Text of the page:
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Chapter

Cover Street on Torts

9. Liability for defective premises and structures  

This chapter examines the potential liability for injury and/or other forms of loss arising from being upon or use of defective premises and structures. It explains that there are two types of defendant in this area of negligence. The first are persons actually occupying premises and the second are those who might be liable for defects in the premises including landlords, builders, and professionals such as architects and consulting engineers. Much of the relevant law here is statutory, the common law supplementing the statutory provisions. This chapter discusses the provisions of the Occupiers’ Liability Act 1957, the Occupiers’ Liability Act 1984, and Defective Premises Act 1972.

Chapter

Cover Tort Law

11. Occupiers’ liability  

This chapter discusses occupiers’ liability, which deals with the risks posed, and harms caused, by dangerous places and buildings. In such cases, the occupier of the premises may be liable where a person who comes onto their land is injured in or by unsafe premises if the occupier has not taken reasonable care to ensure that those entering are safe. The general principles of negligence have been incorporated into, and modified by, statute in the form of the Occupiers’ Liability Acts 1957 and 1984. Although the Acts define the circumstances in which a duty of care will be owed (and tell us something as to its extent, as well as matters relating to its discharge and limitation), questions of breach and causation still need to be established by reference to the ordinary principles of negligence.

Chapter

Cover Tort Law

11. Occupiers’ liability  

This chapter discusses occupiers’ liability, which deals with the risks posed, and harms caused, by dangerous places and buildings. In such cases, the occupier of the premises may be liable where a person who comes onto their land is injured in or by unsafe premises if the occupier has not taken reasonable care to ensure that those entering are safe. The general principles of negligence have been incorporated into, and modified by, statute in the form of the Occupiers’ Liability Acts 1957 and 1984. Although the Acts define the circumstances in which a duty of care will be owed (and tell us something as to its extent, as well as matters relating to its discharge and limitation), questions of breach and causation still need to be established by reference to the ordinary principles of negligence.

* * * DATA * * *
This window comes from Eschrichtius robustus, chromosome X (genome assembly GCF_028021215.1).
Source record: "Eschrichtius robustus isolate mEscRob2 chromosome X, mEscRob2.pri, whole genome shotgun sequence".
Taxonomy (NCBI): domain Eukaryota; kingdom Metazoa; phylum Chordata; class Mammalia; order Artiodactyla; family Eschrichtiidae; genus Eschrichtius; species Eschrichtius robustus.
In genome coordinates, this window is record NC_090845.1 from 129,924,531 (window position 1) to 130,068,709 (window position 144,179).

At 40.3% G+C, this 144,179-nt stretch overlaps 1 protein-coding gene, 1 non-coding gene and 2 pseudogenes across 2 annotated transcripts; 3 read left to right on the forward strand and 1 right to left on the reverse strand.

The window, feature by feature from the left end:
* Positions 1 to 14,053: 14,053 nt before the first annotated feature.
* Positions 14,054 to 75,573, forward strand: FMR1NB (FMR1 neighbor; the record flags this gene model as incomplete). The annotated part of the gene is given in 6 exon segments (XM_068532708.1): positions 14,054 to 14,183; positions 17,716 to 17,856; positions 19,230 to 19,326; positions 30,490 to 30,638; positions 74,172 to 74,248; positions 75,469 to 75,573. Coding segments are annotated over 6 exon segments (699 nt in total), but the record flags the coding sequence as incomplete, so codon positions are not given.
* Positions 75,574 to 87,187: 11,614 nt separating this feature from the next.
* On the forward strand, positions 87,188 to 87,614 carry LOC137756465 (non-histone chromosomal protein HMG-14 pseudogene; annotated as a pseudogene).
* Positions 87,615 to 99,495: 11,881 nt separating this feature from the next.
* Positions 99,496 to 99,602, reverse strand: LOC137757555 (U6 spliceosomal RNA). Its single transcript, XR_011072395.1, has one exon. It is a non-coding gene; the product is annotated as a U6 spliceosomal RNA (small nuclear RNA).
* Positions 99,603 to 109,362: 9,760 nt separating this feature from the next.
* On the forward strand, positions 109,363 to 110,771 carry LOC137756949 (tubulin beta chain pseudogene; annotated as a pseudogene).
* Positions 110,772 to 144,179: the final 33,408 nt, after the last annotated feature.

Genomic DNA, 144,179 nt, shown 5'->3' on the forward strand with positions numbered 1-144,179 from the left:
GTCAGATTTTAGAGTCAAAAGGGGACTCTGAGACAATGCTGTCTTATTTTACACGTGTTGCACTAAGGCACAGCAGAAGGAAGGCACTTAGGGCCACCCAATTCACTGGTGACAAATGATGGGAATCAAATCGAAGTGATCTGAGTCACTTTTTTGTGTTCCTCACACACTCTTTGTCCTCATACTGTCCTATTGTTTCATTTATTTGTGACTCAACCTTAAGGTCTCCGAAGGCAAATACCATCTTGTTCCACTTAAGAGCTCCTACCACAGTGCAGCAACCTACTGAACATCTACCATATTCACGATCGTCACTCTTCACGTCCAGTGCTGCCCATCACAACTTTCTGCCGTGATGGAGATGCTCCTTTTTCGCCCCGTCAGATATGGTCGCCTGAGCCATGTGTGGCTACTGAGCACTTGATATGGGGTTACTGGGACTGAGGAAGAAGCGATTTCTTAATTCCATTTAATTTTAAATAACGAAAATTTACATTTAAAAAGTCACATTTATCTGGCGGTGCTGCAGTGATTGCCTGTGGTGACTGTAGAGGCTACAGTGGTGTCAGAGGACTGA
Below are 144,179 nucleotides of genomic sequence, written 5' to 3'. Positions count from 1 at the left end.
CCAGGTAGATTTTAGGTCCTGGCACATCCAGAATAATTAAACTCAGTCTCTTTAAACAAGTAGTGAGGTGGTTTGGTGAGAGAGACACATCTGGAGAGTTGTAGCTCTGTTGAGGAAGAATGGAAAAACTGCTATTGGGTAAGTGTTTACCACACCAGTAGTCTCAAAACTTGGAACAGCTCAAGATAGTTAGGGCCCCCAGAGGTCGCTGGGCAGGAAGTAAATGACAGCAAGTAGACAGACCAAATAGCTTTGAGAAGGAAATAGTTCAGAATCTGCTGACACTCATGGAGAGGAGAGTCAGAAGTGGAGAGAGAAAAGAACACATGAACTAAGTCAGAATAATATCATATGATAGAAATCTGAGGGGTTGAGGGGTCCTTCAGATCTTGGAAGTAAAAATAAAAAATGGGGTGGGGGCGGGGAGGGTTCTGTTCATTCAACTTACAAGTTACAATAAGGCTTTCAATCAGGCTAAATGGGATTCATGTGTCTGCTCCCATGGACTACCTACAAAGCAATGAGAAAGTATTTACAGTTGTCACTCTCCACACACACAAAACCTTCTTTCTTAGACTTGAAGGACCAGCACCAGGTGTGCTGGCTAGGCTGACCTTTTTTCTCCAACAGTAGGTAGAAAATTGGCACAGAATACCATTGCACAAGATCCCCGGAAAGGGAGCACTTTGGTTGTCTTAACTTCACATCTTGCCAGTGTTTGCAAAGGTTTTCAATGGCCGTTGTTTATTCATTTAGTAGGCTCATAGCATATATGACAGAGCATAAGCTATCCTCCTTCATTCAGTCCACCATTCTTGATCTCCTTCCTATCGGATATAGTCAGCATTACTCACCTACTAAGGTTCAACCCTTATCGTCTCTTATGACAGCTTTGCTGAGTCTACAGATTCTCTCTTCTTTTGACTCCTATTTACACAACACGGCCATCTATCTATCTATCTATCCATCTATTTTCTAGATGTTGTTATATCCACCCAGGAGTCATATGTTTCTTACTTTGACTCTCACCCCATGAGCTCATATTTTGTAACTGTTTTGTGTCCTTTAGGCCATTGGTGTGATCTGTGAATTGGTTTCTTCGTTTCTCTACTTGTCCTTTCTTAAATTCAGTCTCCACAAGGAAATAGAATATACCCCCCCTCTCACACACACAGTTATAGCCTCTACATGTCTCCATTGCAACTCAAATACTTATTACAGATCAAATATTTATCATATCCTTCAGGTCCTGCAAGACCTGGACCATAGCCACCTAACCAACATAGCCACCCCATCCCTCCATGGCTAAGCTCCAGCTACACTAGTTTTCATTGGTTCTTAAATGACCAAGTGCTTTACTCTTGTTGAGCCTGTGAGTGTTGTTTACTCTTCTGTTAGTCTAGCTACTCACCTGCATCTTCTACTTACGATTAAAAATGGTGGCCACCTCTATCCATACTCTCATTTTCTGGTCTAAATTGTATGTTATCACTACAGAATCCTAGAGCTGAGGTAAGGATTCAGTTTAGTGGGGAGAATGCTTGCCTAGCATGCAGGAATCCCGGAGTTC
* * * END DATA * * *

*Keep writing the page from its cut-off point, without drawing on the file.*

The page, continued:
Chapter

Cover Tort Law Concentrate

13. Occupiers’ liability  

This chapter discusses the law on occupiers’ liability, a form of negligence liability which was governed previously by the common law and now by statute law. The key statutes are the Occupiers’ Liability Act 1957 which governs duty to lawful visitors and the Occupiers’ Liability Act 1984, regarding non-visitors, or trespassers. In determining to whom the duty is owed, it is necessary to identify the status of the entrant onto land. To determine who owes the duty as occupier, the main criterion is control of the land. Exclusion of liability and defences are included.

Chapter

Cover Concentrate Questions and Answers Tort Law

7. Occupiers’ Liability  

Dr Karen Dyer and Dr Anil Balan

Each Concentrate revision guide is packed with essential information, key cases, revision tips, exam Q&As, and more. Concentrates show you what to expect in a law exam, what examiners are looking for, and how to achieve extra marks. This chapter discusses the issue of occupiers’ liability. In order to answer questions on this topic, students need to understand the following: the Occupiers’ Liability Act 1957; the Occupiers’ Liability Act 1984; the ‘control test’—how ‘occupiers’ have been identified by the courts; the difference between a ‘visitor’ and a ‘non-visitor’, and the legal differences that arise; how the courts have interpreted ‘reasonable care’; the concept of ‘breach of duty’ and ‘causation’ in negligence; excluding or restricting negligence liability under s. 65 Consumer Rights Act 2015; and general defences in tort law.

Chapter

Cover Tort Law Directions

7. Negligence: occupiers’ liability  

Without assuming prior legal knowledge, books in the Directions series introduce and guide readers through key points of law and legal debate. Questions, diagrams, and exercises help readers to engage fully with each subject and check their understanding as they progress. While tort law is largely based on case law developed by judges through the common law, the liability of occupiers for the injuries suffered by those on their premises is governed by two statutes: the Occupiers’ Liability Act 1957 and the Occupiers’ Liability Act 1984. The chapter explains the scope of an occupier’s liability and how it relates to other aspects of negligence, considers the duty of care owed by occupiers to lawful visitors under the Occupiers’ Liability Act 1957, discusses the duty of care owed by occupiers to trespassers under the Occupiers’ Liability Act 1984 and how it relates to the previous common law duty of care.